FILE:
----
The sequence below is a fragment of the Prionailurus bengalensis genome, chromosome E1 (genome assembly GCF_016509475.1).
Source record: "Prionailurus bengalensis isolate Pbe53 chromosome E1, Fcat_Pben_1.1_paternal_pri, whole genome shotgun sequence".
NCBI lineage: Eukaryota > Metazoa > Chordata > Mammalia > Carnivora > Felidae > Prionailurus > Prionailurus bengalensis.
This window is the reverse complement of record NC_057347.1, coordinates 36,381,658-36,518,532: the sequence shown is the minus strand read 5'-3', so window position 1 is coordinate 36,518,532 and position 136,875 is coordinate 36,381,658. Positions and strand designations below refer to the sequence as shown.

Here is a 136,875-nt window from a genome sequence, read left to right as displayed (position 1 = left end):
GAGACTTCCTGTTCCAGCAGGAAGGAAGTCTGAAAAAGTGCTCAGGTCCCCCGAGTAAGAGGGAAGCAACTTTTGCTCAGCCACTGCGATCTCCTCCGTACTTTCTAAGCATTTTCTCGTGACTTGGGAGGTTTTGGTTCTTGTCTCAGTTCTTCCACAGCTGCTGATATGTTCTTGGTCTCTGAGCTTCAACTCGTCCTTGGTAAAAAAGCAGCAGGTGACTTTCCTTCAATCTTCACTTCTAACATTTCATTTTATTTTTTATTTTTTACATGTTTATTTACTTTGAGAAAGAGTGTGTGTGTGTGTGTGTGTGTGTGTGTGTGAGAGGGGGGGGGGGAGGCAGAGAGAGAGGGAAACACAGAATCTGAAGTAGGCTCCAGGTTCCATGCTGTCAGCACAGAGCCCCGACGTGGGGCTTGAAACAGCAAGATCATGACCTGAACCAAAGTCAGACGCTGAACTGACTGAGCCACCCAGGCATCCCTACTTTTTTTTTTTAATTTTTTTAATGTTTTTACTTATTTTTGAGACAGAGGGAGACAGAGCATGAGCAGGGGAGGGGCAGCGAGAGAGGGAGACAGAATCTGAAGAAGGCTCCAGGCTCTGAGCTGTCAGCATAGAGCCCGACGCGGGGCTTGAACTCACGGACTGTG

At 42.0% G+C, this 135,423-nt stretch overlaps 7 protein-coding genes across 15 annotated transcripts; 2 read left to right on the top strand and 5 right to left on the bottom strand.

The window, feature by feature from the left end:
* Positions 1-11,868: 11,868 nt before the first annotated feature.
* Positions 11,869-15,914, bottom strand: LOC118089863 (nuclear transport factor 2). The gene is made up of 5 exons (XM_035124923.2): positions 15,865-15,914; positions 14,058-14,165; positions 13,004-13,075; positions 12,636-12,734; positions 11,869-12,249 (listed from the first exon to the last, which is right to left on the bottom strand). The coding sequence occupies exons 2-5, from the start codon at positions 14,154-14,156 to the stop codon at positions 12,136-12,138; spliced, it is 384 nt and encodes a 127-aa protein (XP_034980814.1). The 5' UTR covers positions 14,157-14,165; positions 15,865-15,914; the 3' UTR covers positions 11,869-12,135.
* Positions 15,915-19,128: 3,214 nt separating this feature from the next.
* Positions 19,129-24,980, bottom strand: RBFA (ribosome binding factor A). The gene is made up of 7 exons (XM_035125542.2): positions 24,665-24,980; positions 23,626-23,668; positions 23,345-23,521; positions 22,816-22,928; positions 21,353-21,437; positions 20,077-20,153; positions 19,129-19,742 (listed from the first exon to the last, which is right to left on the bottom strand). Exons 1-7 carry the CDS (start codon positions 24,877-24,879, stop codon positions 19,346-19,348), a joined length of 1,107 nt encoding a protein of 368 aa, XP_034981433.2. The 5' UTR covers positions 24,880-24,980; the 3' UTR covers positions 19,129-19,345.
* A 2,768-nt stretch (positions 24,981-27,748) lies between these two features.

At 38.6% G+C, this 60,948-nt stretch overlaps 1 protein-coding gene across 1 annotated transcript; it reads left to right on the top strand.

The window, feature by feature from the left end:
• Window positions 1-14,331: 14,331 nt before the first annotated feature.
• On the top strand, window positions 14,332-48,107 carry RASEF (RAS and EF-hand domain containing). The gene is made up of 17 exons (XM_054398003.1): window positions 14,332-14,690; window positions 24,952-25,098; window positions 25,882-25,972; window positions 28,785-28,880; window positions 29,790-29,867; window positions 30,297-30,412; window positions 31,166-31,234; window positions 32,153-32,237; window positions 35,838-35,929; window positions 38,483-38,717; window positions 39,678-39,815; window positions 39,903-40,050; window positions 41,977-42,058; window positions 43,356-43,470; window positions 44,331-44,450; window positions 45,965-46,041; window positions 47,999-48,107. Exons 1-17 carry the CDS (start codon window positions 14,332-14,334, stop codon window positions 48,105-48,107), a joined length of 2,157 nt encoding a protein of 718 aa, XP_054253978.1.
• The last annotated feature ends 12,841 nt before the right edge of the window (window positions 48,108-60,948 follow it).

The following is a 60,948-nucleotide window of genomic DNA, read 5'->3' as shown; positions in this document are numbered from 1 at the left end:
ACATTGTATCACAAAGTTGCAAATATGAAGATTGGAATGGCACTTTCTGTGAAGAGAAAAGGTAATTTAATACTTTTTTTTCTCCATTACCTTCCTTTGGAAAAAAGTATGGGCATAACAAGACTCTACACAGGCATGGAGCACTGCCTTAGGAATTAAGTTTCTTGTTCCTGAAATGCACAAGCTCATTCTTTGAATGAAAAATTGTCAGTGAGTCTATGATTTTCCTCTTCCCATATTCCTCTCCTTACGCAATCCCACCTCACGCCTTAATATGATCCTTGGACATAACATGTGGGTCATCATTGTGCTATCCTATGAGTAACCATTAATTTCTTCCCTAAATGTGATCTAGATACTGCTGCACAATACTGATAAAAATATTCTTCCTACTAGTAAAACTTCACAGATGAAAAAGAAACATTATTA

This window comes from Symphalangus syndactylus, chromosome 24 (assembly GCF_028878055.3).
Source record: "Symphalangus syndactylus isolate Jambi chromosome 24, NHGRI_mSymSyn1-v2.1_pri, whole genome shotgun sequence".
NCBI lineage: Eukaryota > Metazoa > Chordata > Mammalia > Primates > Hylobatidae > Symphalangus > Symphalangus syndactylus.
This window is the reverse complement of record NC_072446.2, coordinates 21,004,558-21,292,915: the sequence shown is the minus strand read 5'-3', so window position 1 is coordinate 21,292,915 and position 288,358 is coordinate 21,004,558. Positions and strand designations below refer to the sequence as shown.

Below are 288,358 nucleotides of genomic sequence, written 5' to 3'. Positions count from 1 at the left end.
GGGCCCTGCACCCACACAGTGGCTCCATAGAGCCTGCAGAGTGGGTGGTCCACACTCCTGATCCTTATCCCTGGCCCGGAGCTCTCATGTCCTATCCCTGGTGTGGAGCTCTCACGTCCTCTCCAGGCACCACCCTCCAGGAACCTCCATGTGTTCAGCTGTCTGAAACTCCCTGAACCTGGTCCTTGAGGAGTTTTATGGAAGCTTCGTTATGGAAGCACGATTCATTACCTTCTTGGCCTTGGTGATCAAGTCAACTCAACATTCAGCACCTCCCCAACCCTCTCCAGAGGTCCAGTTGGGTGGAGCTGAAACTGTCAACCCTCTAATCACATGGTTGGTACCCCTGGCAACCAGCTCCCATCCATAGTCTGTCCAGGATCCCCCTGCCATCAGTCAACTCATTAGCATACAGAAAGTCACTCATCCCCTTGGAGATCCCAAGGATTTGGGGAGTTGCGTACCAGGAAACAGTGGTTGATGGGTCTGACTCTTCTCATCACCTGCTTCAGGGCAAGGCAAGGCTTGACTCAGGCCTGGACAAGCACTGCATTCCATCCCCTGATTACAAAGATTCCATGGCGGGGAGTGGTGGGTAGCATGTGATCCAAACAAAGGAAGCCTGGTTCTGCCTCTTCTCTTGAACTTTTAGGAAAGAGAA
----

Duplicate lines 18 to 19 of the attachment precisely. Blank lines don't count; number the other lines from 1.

• The last annotated feature ends 12,841 nt before the right edge of the window (window positions 48,108-60,948 follow it).

The following is a 60,948-nucleotide window of genomic DNA, read 5'->3' as shown; positions in this document are numbered from 1 at the left end: